For any woman who has experienced illness, chronic pain, or endometriosis comes an inspiring memoir advocating for recognition of women's health issues
In the fall of 2010, Abby Norman's strong dancer's body dropped forty pounds and gray hairs began to sprout from her temples. She was repeatedly hospitalized in excruciating pain, but the doctors insisted it was a urinary tract infection and sent her home with antibiotics. Unable to get out of bed, much less attend class, Norman dropped out of college and embarked on what would become a years-long journey to discover what was wrong with her. It wasn't until she took matters into her own handssecuring a job in a hospital and educating herself over lunchtime reading in the medical librarythat she found an accurate diagnosis of endometriosis.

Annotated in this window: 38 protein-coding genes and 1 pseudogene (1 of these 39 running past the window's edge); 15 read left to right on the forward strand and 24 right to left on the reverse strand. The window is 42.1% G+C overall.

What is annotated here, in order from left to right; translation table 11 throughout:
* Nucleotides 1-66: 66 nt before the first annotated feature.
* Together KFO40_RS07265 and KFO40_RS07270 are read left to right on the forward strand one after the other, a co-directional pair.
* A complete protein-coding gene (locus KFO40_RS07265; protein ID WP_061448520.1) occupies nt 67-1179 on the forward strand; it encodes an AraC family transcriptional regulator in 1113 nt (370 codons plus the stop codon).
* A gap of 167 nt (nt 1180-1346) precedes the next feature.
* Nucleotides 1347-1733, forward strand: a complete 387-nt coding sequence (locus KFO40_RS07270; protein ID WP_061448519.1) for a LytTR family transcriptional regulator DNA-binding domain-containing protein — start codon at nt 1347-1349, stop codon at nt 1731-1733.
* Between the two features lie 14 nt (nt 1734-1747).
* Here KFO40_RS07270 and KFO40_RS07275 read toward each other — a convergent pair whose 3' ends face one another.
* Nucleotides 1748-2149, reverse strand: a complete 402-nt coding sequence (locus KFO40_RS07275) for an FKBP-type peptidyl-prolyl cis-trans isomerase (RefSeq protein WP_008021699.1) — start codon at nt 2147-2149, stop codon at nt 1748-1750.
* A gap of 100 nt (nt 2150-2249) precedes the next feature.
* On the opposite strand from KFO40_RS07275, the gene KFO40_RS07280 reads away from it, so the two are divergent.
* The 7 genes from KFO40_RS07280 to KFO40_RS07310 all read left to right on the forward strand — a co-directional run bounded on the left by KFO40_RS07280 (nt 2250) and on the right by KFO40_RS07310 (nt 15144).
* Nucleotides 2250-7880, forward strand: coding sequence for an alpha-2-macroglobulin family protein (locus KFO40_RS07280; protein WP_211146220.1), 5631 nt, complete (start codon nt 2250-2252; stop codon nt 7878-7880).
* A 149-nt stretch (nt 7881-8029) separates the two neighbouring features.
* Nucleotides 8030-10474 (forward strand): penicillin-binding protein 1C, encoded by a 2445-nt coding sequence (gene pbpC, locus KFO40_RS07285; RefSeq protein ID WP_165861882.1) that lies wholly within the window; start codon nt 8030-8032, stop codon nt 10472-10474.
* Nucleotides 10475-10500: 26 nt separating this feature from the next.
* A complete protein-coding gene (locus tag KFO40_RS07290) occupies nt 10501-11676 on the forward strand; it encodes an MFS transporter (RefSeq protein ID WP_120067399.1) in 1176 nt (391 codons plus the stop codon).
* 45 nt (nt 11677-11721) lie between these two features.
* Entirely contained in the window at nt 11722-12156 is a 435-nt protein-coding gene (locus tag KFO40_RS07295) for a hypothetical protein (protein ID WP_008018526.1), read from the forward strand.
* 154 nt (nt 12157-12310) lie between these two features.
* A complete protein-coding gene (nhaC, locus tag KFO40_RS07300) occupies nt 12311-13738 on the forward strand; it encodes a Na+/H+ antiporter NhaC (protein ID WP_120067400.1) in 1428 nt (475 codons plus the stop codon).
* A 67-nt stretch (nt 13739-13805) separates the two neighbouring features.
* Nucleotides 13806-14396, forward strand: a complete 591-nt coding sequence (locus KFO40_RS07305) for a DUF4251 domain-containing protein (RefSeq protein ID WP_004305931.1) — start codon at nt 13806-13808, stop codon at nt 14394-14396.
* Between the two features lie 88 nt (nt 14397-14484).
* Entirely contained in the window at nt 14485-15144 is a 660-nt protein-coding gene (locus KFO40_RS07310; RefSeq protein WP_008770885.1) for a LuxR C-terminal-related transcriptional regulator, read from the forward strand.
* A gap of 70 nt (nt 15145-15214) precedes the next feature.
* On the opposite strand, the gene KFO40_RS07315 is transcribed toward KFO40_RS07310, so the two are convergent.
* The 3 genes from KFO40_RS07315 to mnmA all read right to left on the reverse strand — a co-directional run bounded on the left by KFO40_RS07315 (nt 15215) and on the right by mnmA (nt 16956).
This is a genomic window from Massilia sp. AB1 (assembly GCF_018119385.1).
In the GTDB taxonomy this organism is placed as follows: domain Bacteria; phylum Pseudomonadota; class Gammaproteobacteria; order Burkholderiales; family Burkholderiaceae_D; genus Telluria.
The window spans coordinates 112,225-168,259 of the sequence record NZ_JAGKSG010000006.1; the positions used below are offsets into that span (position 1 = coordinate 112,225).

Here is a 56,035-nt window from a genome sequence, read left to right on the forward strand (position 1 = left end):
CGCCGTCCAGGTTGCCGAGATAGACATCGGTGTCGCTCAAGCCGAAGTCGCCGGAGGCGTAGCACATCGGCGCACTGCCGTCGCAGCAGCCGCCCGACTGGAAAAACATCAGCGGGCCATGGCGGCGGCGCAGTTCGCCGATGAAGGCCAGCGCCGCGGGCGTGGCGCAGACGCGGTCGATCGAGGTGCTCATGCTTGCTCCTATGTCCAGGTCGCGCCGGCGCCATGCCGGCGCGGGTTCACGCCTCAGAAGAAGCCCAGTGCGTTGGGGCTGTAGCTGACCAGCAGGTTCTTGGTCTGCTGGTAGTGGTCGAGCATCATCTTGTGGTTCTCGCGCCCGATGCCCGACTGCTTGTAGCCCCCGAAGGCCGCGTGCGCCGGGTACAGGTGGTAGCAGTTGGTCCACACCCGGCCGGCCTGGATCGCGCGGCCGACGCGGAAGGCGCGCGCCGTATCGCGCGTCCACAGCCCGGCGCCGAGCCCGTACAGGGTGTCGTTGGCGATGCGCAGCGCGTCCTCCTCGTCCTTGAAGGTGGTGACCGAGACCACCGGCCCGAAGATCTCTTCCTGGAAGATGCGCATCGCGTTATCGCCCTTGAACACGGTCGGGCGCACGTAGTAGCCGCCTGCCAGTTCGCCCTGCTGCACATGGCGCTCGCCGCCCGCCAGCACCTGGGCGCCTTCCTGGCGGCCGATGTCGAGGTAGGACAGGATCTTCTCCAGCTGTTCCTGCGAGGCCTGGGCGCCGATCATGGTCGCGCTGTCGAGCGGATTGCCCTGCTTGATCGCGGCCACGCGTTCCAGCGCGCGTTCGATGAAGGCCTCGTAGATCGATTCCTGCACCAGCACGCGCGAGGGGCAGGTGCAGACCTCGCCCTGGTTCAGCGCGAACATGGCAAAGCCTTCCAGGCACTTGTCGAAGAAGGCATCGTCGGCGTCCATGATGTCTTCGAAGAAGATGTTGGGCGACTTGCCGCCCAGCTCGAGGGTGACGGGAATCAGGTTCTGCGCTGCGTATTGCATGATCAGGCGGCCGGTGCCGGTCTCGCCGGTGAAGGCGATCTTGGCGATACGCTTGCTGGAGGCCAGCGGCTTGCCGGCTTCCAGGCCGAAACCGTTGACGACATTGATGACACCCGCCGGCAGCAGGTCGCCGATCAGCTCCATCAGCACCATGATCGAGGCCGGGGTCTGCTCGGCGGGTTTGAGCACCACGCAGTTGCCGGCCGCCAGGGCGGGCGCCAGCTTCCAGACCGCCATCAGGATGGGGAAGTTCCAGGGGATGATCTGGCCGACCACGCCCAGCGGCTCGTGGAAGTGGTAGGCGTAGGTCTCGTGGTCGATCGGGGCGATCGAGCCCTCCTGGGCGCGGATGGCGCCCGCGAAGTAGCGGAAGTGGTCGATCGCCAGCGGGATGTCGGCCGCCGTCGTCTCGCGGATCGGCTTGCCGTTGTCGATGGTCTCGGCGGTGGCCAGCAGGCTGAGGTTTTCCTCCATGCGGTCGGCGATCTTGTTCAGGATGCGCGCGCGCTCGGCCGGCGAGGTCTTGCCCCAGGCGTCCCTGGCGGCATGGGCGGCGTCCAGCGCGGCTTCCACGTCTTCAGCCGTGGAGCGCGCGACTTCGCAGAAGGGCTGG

In Ask Me About My Uterus, Norman describes what it was like to have her pain dismissed, to be told it was all in her head, only to be taken seriously when she was accompanied by a boyfriend who confirmed that her sexual performance was, indeed, compromised. Putting her own trials into a broader historical, sociocultural, and political context, Norman shows that women's bodies have long been the battleground of a never-ending war for power, control, medical knowledge, and truth. It's time to refute the belief that being a woman is a preexisting condition.
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About the Author
Abby Norman is a science writer and hosts a daily podcast on Anchor.fm. Her work has been featured in the Rumpus, Independent, Paste Magazine, Medium, Atlas Obscura, Seventeen, Quartz, Cosmopolitan, and Lady Science/The New Inquiry. As a patient advocate and speaker, she has been on conference faculty at the Endometriosis Foundation of America, Stanford University's Medicine X conference, and received health literacy training through the Dartmouth Institute. She lives on the coast of Maine with her dog, Whimsy.